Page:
An article in Forbes, entitled "Does Life Insurance Cover Death During Surgery." highlights the following case:

Trudy Barnes, a 31-year-old mother of three, suffered from curvature of the spine and sought to have it corrected in February 2007 at a suburban Dallas hospital. During the surgery an anesthesiologist inserted a catheter too far into her chest, puncturing a vein and causing heavy bleeding. She went into cardiac arrest and died two days later.

Trudy was insured through an employee life insurance plan at defense contractor L-3 Communications, where her husband, Clint, worked. When Clint signed himself up for the plan--run by the life insurance division of American International Group --he purchased $149,000 worth of coverage for Trudy in the event of her accidental death. After Trudy died, Clint submitted a claim for accidental death benefits. . .

In his Feb. 4 ruling in favor of Barnes, Judge Chin stressed that Trudy's death was not caused by her back problems. "[The misplacement of the catheter] was not supposed to happen," Chin wrote. "Rather it was an unintentional, unexpected, unusual and unforeseen event--an accident. AIG's determination to the contrary must be set aside as arbitrary and capricious."

The reasoning of this decision is sound.  It wasn't her back problems that were fatal, it was the accidental misplacement of the catheter.  However, other courts have ruled that surgical mistakes are not accidents as defined by accidental death policies.

Texas Life Insurance Denial Lawyers

Be careful investing in life policies

An increasingly popular alternative investment is investing in the life insurance of an elderly person.  In an article entitled Grim Risks of Investing in Death's Rewards, the Wall Street Journal discusses the mechanics:

Called "life settlements," these arrangements allow senior citizens to sell their policies at a discount to face value. As a buyer, you claim the benefits when the seller dies. In the meantime, you pay the policy premiums. Investment earnings hinge on how long the insured person lives. The ghoulish facts of such investing: The sooner the original policyholder dies, the better for the investor.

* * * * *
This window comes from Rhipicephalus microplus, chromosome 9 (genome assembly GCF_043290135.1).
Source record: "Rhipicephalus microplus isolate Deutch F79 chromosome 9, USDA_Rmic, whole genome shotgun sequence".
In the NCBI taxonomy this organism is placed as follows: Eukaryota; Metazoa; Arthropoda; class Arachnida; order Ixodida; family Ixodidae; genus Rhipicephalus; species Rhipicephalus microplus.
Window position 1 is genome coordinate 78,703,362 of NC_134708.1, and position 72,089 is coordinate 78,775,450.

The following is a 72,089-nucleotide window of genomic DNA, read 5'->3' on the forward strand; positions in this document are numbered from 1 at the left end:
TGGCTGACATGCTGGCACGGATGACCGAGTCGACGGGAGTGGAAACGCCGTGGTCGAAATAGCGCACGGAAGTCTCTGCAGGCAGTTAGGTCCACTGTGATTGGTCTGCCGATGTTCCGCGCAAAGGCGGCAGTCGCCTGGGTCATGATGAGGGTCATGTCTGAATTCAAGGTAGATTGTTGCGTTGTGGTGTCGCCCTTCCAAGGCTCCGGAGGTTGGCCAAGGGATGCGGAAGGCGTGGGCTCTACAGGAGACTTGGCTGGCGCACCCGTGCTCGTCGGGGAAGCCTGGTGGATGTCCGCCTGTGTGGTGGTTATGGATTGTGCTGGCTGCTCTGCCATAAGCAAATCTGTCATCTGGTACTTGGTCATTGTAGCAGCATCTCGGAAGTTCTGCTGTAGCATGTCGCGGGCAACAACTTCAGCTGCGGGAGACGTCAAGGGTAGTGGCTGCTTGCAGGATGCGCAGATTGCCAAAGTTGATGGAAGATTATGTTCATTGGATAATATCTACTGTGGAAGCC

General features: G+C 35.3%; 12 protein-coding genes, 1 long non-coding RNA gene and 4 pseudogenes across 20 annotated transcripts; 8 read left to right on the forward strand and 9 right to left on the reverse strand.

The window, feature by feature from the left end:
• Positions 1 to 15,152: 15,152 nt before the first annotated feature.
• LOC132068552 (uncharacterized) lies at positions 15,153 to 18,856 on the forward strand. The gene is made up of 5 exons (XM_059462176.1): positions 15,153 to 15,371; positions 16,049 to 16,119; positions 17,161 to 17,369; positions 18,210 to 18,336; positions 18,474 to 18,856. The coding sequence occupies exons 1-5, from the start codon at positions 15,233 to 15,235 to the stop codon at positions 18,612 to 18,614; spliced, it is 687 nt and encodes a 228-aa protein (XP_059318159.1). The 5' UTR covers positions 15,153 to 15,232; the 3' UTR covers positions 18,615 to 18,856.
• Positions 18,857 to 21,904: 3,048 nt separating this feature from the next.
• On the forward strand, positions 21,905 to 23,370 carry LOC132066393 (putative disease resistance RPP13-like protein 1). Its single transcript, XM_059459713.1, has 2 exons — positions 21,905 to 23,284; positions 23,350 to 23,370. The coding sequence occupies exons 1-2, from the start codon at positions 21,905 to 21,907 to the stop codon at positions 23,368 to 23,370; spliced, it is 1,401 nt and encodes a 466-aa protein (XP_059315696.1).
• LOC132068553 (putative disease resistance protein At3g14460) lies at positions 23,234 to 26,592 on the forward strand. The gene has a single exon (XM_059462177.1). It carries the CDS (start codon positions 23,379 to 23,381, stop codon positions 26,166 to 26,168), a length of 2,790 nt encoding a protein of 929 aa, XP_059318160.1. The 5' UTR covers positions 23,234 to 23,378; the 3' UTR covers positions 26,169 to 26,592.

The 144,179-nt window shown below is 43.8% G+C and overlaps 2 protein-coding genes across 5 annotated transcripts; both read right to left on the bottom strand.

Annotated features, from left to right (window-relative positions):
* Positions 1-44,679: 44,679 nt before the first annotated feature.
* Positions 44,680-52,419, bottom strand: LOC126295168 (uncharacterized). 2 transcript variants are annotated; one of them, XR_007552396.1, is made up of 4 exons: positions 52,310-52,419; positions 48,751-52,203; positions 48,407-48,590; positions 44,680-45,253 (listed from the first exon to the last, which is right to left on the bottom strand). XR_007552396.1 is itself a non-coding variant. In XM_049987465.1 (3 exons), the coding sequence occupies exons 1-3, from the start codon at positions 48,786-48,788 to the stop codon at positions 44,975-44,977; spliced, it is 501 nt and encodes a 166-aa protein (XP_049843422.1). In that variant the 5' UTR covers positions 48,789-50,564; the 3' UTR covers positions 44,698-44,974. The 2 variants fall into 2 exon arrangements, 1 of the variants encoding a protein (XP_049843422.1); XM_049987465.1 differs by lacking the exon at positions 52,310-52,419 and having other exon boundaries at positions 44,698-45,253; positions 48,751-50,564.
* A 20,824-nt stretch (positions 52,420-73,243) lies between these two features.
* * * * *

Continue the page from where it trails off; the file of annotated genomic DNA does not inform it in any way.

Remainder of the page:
Say you purchase a $1 million policy held by an 82-year-old woman. Actuarial tables say she has five years to live. If you do the deal via Life Partners Holdings Inc., a major life-settlements firm, you must pony up $540,000. The woman gets $200,000 of that; the remainder goes toward future premiums and transaction fees.

Should she obligingly die on time, you net a 13% annual return. Yet if she doesn't shuffle off this mortal coil for 10 years and you end up forking over much more in premiums, the return sinks to 3%. Every extra year she soldiers on, your take shrinks.

As the article details, these investments are fraught with risk and are only suitable for wealthy and sophisticated investors.

Texas insurance attorneys

Who gets the life insurance?

Most of the time the answer is easy: whoever is listed as the beneficiary gets the policy proceeds. Such designation will override the terms of a will.

However, in some circumstances the answer is not so simple.  Claims to life insurance proceeds often must be evaluated under both Texas and federal law.  Some factors to consider:

  1. Was the policy owner married when the policy was purchased?
  2. Did the policy owner get divorced after the policy was purchased?
  3. Did the policy owner remarry?
  4. Was the policy bought directly or through an employer?
  5. What was the source of the premium payments?

I have found that many attorneys have difficulty evaluating these claims.  That is likely because they can involve a mixture of Texas community property laws and federal ERISA regulations.  In some cases, designating someone other than a spouse as the beneficiary creates a fraud on the community claim.  But such claims can sometimes be preempted by ERISA.

It is very important to contact an appropriate attorney to evaluate life insurance claims.  The advice you get from friends and relatives will very often be incomplete or simply wrong.


Welcome to the Texas Life Insurance Law blog, by J. Michael Young and the other attorneys at Sanders, O'Hanlon & Motley.  Our firm is devoted to protecting the interests of individuals and small businesses. Our life insurance practice fights for the rights of life insurance beneficiaries throught Texas. Whether a life insurance company has denied your claim, or someone else is claiming benefits to which you are rightly entitled, we can help.